Despite the loss of the camera system, scientists hope to gain insights into the nature of the dirty snowball and its enveloping coma. The dust impact detection system and the optical probe experiment will measure dust densities, size and distribution. Analysis of the solar wind and the various other charged particles in the coma will be carried out by several instruments, including a plasma analyser provided by the Mullard laboratory, while the magnetometer will study the interaction between the comet and the surrounding environment.

If all goes according to plan, Europe's first interplanetary probe will end its operational life in a blaze of glory as it passes within 300 miles of the comet's nucleus. Giotto's suicide mission will pave the way for an even more ambitious quest soon after the turn of the century: to land on a comet and retrieve a sample for analysis back on Earth.

(Photograph omitted)

Suggested Topics
PROMOTED VIDEO
Life and Style
fashionHealth concerns and 'pornified' perceptions have made women more conscious at the beach
Arts and Entertainment
tv
Sport
Ojo Onaolapo celebrates winning the bronze medal
commonwealth games
Arts and Entertainment
Rock band Led Zeppelin in the early 1970s
musicLed Zeppelin to release alternative Stairway To Heaven after 43 years
Arts and Entertainment
High-flyer: Chris Pratt in 'Guardians of the Galaxy'
filmHe was homeless in Hawaii when he got his big break. Now the comic actor Chris Pratt is Hollywood's new favourite action star
Sport
Van Gaal said that his challenge in taking over Bobby Robson's Barcelona team in 1993 has been easier than the task of resurrecting the current United side
footballA colourful discussion on tactics, the merits of the English footballer and rebuilding Manchester United
Life and Style
Sainsbury's could roll the lorries out across its whole fleet if they are successful
tech
News
ebookA unique anthology of reporting and analysis of a crucial period of history
Travel
The shipping news: a typical Snoozebox construction
travelSpending the night in a shipping container doesn't sound appealing, but mobile crash pads are popping up at the summer's biggest events
Arts and Entertainment
'Old Fashioned' will be a different kind of love story to '50 Shades'
film
Arts and Entertainment
Tracey Emin's 'My Bed' is returning to the Tate more than 15 years after it first caused shockwaves at the gallery
artTracey Emin's bed returns to the Tate after record sale
Arts and Entertainment
Smart mover: Peter Bazalgette
filmHow live cinema screenings can boost arts audiences
Environment
Neil Young performing at Hyde Park, London, earlier this month
environment
Independent
Travel Shop
the manor
Up to 70% off luxury travel
on city breaks Find out more
santorini
Up to 70% off luxury travel
on chic beach resorts Find out more
sardina foodie
Up to 70% off luxury travel
on country retreats Find out more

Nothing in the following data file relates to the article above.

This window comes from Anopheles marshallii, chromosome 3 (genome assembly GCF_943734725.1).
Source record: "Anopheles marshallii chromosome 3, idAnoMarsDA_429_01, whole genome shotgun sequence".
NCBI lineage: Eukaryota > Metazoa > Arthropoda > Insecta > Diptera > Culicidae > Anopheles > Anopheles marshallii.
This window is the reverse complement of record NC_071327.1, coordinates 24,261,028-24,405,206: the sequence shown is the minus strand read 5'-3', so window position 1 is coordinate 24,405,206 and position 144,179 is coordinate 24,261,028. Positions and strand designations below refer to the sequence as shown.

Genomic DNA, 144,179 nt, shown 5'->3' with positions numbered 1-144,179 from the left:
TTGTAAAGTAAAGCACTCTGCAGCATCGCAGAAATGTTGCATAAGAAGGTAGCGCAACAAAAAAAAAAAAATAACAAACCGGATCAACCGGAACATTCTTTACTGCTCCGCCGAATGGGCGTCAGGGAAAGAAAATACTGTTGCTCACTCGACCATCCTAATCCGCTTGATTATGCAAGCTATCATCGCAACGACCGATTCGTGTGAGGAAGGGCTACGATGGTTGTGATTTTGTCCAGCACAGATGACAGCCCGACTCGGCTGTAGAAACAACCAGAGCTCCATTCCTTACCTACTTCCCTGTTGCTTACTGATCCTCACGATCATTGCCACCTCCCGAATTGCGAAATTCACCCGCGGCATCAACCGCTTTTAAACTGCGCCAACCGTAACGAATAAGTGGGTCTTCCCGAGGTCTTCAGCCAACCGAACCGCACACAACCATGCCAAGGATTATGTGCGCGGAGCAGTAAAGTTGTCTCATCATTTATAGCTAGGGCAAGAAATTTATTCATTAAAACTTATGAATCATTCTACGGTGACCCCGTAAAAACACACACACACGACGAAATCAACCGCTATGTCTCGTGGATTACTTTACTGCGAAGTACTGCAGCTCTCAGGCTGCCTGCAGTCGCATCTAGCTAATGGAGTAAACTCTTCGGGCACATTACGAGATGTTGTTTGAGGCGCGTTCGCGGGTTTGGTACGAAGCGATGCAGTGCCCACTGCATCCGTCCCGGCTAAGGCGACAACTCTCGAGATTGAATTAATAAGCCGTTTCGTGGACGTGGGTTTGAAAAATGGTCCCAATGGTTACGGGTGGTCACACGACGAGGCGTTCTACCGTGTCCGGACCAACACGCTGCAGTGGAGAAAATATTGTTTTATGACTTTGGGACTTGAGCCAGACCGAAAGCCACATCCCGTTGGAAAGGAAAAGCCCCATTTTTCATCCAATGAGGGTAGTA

Latest stories from i100
Have you tried new the Independent Digital Edition apps?
Independent Dating
and  

By clicking 'Search' you
are agreeing to our
Terms of Use.

iJobs Job Widget
iJobs General

Project Coordinator

Competitive: The Green Recruitment Company: The Organisation: The Green Recrui...

Project Manager (HR)- Bristol - Upto £400 p/day

£350 - £400 per annum + competitive: Orgtel: Project Manager (specializing in ...

Embedded Linux Engineer

£40000 - £50000 per annum + competitive: Progressive Recruitment: Embedded Sof...

Senior Hardware Design Engineer - Broadcast

£50000 - £65000 per annum + Benefits: Progressive Recruitment: Working for a m...

Day In a Page

Save the tiger: The animals bred for bones on China’s tiger farms

The animals bred for bones on China’s tiger farms

The big cats kept in captivity to perform for paying audiences and then, when dead, their bodies used to fortify wine
A former custard factory, a Midlands bog and a Leeds cemetery all included in top 50 hidden spots in the UK

A former custard factory, a Midlands bog and a Leeds cemetery

Introducing the top 50 hidden spots in Britain
Ebola epidemic: Plagued by fear

Ebola epidemic: Plagued by fear

How a disease that has claimed fewer than 2,000 victims in its history has earned a place in the darkest corner of the public's imagination
Chris Pratt: From 'Parks and Recreation' to 'Guardians of the Galaxy'

From 'Parks and Recreation' to 'Guardians of the Galaxy'

He was homeless in Hawaii when he got his big break. Now the comic actor Chris Pratt is Hollywood's new favourite action star
How live cinema screenings can boost arts audiences

How live cinema screenings can boost arts audiences

Broadcasting plays and exhibitions to cinemas is a sure-fire box office smash
Shipping container hotels: Pop-up hotels filling a niche

Pop-up hotels filling a niche

Spending the night in a shipping container doesn't sound appealing, but these mobile crash pads are popping up at the summer's biggest events
Native American headdresses are not fashion accessories

Feather dust-up

A Canadian festival has banned Native American headwear. Haven't we been here before?
Boris Johnson's war on diesel

Boris Johnson's war on diesel

11m cars here run on diesel. It's seen as a greener alternative to unleaded petrol. So why is London's mayor on a crusade against the black pump?
5 best waterproof cameras

Splash and flash: 5 best waterproof cameras

Don't let water stop you taking snaps with one of these machines that will take you from the sand to meters deep
Louis van Gaal interview: Manchester United manager discusses tactics and rebuilding after the David Moyes era

Louis van Gaal interview

Manchester United manager discusses tactics and rebuilding after the David Moyes era
Will Gore: The goodwill shown by fans towards Alastair Cook will evaporate rapidly if India win the series

Will Gore: Outside Edge

The goodwill shown by fans towards Alastair Cook will evaporate rapidly if India win the series
The children were playing in the street with toy guns. The air strikes were tragically real

The air strikes were tragically real

The children were playing in the street with toy guns
Boozy, ignorant, intolerant, but very polite – The British, as others see us

Britain as others see us

Boozy, ignorant, intolerant, but very polite
How did our legends really begin?

How did our legends really begin?

Applying the theory of evolution to the world's many mythologies
Watch out: Lambrusco is back on the menu

Lambrusco is back on the menu

Naff Seventies corner-shop staple is this year's Aperol Spritz